Further, cardiologists have begun to consider that stem cell therapy may be used preventively.

“There is no question that stem cell treatments are going to change the way we practice cardiology,” Dr. Marban says. “The benefit need not be limited to the heart.”

Cardiac and bone-marrow stem cells offer an alternative to using the controversial embryonic stem cells, says Dr. Richard Lange, professor and chief of clinical cardiology at the medical school and institute. Dr. Lange and Dr. Marban are working together on the cardiac stem cell trials.

Because approximately 20,000 to 30,000 people per year in the United States need a heart transplant but just about 2,500 receive hearts, most of the people die, he says. After receiving a heart, the person runs the risk of infection and rejection of the organ. Further, people older than 65 usually aren’t put on a transplant list.

“Your heart cells do divide and grow,” Dr. Lange says. “What we’re doing is dividing them up and replacing them a lot faster.”

Apart from stem cell therapy, new methods for surgery are being explored, says Dr. David D. Yuh, associate professor of surgery and director of cardiac surgical research and robotic cardiac surgery at the medical school and institute.

There is an effort to do the same operations through smaller incisions, he says, and robotic surgery for mitral valve repairs is becoming less experimental and more widely adopted.

“The jury is still out as to whether or not the current robot will endure,” Dr. Yuh says. “It’s still very expensive. The learning curve is steep. Many surgeons have backed off for that reason.”

Most patients are pleased by the better cosmetic results, he says.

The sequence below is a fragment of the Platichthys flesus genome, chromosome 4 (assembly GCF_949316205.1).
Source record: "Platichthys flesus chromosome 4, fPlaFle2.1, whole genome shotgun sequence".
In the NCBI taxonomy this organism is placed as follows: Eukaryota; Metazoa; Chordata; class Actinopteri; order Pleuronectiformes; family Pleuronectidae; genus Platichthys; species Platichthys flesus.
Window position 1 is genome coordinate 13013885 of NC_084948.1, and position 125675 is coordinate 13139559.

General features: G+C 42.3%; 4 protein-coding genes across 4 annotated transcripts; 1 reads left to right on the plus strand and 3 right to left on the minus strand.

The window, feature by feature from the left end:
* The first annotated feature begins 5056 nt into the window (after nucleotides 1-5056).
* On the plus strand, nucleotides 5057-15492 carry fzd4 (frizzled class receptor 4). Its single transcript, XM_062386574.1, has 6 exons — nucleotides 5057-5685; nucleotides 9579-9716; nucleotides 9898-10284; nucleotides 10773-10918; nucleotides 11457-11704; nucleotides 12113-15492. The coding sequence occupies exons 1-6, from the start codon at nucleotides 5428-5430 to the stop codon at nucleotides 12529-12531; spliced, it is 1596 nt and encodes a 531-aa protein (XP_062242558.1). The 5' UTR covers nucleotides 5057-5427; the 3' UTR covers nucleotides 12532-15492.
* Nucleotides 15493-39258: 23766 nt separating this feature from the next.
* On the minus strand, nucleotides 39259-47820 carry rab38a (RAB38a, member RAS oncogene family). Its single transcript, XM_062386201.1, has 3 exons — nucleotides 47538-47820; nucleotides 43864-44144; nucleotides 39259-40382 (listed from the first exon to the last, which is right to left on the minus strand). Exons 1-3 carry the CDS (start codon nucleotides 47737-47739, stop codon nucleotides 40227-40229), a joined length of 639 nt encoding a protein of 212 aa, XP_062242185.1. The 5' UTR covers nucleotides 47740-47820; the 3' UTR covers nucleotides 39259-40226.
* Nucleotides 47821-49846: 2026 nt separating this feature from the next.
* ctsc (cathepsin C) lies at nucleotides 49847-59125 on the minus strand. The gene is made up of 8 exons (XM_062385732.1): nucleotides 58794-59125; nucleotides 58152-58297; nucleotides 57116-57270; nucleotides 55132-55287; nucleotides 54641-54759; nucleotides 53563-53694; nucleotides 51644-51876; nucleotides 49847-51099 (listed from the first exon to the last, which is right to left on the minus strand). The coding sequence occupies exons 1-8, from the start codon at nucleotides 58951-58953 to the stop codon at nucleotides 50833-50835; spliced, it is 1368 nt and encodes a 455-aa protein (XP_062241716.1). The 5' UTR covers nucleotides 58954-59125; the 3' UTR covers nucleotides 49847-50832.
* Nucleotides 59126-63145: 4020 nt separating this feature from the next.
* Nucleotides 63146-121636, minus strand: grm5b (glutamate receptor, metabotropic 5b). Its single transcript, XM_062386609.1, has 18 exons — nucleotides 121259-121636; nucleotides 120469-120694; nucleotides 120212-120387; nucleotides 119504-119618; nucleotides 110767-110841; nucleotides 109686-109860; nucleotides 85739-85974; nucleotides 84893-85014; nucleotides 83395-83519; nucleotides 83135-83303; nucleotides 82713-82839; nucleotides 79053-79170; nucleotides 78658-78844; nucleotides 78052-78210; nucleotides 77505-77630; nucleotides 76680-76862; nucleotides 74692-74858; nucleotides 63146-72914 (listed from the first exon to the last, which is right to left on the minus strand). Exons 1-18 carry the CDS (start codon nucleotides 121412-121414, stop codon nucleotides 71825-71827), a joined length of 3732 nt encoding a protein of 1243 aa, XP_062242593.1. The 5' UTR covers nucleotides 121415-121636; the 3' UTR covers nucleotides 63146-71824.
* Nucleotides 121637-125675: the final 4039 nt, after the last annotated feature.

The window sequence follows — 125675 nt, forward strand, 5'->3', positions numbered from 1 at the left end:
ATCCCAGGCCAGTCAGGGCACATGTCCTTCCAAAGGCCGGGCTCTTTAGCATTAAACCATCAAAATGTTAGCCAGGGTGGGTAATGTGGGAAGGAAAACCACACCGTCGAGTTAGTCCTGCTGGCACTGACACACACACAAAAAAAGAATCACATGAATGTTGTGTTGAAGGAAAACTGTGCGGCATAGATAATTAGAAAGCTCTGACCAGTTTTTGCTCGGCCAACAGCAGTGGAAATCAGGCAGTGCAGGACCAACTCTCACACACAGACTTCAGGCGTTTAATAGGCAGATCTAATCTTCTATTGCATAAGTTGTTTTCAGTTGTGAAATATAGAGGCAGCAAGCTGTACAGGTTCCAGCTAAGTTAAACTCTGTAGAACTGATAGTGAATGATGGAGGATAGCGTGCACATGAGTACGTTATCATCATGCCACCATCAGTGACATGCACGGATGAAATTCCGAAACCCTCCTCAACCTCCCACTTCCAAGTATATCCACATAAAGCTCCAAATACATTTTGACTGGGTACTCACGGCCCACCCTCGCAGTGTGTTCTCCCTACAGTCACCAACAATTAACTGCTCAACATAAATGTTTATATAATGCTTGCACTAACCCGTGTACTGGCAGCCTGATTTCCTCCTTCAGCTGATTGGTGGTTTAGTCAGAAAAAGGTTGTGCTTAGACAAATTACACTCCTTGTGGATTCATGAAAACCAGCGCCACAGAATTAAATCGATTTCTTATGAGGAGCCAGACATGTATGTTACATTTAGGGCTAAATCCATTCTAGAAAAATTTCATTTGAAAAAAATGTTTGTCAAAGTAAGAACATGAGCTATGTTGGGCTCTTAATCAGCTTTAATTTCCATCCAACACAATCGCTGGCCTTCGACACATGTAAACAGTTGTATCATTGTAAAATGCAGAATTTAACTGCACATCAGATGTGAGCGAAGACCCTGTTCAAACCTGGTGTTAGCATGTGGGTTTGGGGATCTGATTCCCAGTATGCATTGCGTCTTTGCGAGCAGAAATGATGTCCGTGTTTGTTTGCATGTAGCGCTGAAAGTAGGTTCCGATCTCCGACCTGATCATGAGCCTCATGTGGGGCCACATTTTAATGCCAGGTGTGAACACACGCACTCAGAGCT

“There is less scarring,” Dr. Yuh says. “Patients are out of the hospital earlier with less pain. They return to activities earlier. More patients ask for it instead of physicians referring to it.”

Medical students and doctors have been training to perform robotic surgeries on equipment that looks as if it is used to play video games, says Dr. Phillip Rand Brown, associate professor of surgery, comparative medicine and orthopedic surgery at Hopkins medical school.

“I fully believe the surgical instrument for the next generation is an Xbox controller,” Dr. Brown says.

Further, although an echocardiogram, or ultrasound, is the most used device to image the heart, the CAT scan has emerged as an effective way to view the organ, says Dr. Joao A.C. Lima, associate professor of medicine and radiology at the medical school and institute.

The procedure helps distinguish whether someone has cholesterol buildup or is suffering from heartburn, he says. The drawback is that a CAT scan of the heart involves as much radiation as an invasive cardiac catheterization, a procedure done frequently in people with chest pain. In that procedure, contrast materials are injected into the heart arteries to detect blockages .

A magnetic resonance imaging device, which doesn’t use radiation, continues to be helpful for measuring the function of the heart, he says.

“We want to see if we can detect who is at risk for sudden death from a heart attack,” Dr. Lima says. “Then we would use an implantable defibrillator to prevent sudden death after a heart attack.”